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EPA sets new standards for PFAS chemicals in public drinking water, Wisconsin will need to adjust


The U.S. Environmental Protection Agency announced Wednesday its enforcement rules for PFAS or “forever chemicals”.

The EPA’s standard is much stricter than Wisconsin’s current standards.

PFAS are a group of manmade chemicals used in a wide variety of products ranging from firefighting foam to non-stick cookware.

The chemicals do not break down easily and have seeped into water supplies across the country. One study estimates PFAS chemicals are found in nearly half the nation’s tap water.

Locally, elevated levels have been found in private wells in the Town of Stella in Oneida County, the City of Rhinelander’s public wells, and the water supply for Pine River School for Young Learners in the Merrill Area Public Schools district.

Those are all places that PFAS in drinking water have tested above the state level of 70 parts per trillion [ppt].

The new EPA puts the enforceable standard for PFOA and PFOS, the two most well-known PFAS chemicals, at 4 parts per trillion with a goal of having them at 0 parts per trillion. Additionally, the rule calls for a maximum of 10 ppt individually for PFNA, PFHxS and GenX. There’s also a Maximum Contaminant Level at a hazard index of 1 when a combination of PFNA, PFHxS, GenX and PFBS is present.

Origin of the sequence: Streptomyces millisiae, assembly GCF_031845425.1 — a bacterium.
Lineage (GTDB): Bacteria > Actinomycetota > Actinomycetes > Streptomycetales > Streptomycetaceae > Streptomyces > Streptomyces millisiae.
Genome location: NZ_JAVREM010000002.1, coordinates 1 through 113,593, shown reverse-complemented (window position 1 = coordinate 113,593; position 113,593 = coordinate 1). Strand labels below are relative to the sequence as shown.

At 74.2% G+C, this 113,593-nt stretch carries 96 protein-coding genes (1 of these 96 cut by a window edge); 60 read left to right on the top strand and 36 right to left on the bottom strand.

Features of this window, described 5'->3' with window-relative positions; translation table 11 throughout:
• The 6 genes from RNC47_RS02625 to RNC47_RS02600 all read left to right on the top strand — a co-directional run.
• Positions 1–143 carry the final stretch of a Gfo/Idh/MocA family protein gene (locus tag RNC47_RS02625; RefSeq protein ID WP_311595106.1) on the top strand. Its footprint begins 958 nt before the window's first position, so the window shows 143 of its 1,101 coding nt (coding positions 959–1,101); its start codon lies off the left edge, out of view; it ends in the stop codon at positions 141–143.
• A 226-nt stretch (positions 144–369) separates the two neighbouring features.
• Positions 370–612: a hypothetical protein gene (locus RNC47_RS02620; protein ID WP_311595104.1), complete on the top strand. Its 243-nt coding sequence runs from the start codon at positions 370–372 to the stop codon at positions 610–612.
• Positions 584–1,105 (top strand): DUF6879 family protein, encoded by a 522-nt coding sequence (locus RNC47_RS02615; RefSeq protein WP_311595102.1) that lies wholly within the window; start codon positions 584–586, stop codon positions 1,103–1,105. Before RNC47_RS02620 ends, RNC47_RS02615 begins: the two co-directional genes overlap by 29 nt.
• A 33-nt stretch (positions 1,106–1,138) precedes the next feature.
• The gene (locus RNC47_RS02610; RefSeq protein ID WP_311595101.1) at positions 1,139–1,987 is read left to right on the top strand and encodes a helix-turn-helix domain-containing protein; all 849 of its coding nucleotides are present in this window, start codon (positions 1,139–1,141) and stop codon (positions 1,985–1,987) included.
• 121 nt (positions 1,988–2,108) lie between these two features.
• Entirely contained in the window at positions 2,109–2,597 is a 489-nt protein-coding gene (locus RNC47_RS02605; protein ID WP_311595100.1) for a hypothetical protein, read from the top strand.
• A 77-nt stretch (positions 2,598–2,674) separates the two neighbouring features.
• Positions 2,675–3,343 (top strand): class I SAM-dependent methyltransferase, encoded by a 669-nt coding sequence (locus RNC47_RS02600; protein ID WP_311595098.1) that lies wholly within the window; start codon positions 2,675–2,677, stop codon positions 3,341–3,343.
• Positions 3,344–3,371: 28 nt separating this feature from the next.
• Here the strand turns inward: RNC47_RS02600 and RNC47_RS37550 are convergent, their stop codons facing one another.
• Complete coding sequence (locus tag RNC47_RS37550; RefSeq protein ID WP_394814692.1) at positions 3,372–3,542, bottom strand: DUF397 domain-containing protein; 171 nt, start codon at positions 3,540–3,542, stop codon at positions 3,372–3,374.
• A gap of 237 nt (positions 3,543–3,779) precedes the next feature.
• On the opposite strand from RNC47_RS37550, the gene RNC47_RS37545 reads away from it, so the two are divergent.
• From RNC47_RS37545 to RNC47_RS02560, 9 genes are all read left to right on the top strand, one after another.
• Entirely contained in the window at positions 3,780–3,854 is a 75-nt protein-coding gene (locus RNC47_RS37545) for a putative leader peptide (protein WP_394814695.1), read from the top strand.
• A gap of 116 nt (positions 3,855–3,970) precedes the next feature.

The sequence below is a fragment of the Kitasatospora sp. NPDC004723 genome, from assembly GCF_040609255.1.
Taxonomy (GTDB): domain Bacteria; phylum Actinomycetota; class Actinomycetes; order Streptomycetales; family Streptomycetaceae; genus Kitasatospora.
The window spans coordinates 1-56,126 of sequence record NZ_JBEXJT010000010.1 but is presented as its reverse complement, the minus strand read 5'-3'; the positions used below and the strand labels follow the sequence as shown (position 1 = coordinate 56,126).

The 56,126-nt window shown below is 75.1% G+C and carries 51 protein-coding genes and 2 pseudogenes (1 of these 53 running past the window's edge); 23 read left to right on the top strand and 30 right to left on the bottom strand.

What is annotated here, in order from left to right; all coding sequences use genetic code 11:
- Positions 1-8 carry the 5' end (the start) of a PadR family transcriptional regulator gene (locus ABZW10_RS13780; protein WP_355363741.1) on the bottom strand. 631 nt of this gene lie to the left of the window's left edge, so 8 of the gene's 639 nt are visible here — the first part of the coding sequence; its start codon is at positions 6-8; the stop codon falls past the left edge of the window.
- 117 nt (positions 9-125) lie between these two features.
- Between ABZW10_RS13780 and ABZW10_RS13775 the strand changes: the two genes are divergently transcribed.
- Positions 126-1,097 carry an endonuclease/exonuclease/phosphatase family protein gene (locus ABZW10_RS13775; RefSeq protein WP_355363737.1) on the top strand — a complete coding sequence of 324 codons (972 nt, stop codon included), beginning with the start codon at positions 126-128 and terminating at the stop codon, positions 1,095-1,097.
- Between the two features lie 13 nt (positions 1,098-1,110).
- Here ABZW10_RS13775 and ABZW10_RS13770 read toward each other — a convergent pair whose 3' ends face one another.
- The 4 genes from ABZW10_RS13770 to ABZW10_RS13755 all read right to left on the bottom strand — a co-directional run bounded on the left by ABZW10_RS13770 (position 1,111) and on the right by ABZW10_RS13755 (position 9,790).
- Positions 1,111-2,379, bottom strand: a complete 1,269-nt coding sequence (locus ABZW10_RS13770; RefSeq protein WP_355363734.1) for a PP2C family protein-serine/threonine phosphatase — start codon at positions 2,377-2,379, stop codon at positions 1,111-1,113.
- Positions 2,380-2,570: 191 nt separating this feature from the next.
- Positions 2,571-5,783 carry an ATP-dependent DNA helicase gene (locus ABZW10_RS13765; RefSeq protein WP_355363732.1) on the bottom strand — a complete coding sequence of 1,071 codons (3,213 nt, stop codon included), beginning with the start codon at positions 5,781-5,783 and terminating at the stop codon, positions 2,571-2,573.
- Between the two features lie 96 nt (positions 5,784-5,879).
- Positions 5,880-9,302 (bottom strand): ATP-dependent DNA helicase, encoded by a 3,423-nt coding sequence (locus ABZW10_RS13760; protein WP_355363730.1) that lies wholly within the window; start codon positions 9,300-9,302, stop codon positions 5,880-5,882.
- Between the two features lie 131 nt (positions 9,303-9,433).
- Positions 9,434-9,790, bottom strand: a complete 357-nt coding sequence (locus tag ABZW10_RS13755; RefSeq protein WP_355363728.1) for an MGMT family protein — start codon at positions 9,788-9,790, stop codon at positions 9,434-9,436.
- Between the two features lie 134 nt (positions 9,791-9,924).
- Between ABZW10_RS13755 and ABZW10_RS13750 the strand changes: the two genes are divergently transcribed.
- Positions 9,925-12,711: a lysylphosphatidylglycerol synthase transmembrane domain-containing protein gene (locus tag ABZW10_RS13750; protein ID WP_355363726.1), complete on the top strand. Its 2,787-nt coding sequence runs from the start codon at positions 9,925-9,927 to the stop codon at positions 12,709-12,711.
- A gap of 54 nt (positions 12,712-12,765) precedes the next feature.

Wisconsin started requiring municipalities to test for PFAS chemicals in the last couple of years.

In a news release following the EPA’s announcement, the DNR said of Wisconsin’s nearly 2,000 public water systems, approximately 95% have PFAS levels below the EPA’s standards.

“Overall, Wisconsin’s public water systems are well positioned to comply with the EPA’s enforceable standards,” said Steve Elmore, Director of the DNR’s Bureau of Drinking Water and Groundwater, in a statement. “The DNR set enforceable standards for two types of PFAS in public drinking water in 2022. Over the last year, public water systems throughout Wisconsin have sampled at least once for these and other PFAS.”  

According to DNR data, there are some local municipalities that have PFAS levels fall below the state’s 70 ppt level but above the EPA’s 4 ppt.

Tomahawk Waterworks samples from February 12, 2024 show a PFOA level of 21 ppt. Rhinelander Water and Wastewater samples from June 7, 2023 show a PFOA level of 6.3 ppt. Both also had PFOS levels around 4 ppt.

The DNR says the specific actions taken by any public water system will depend on their circumstances and could include treating water to remove PFAS or finding a different water source.

The DNR’s 70 ppt standard is in place until the agency completes rulemaking to comply with EPA’s drinking water standards. The process could take up to three years. The EPA rule gives municipalities five years to address their PFAS problems.

While this rulemaking process is underway, the DNR says it will work with PFAS-impacted public water systems on potential actions to reduce contamination in water provided to the community.  

It’s also important to note this only affects public water systems, the rules do not apply to private wells.

Removing PFAS from drinking water will also be costly.

The EPA also announced Wednesday that nearly $1 billion in newly available funding through the Bipartisan Infrastructure Law will be coming to impacted communities to help build treatment systems that remove PFAS from drinking water.

Wisconsin set aside $125 million in the state budget to help communities address PFAS, but Gov. Evers recently vetoed a Republican-authored bill that would have released the funds saying it’s not good enough.

Katie Thoresen is WXPR's News Director/Vice President.
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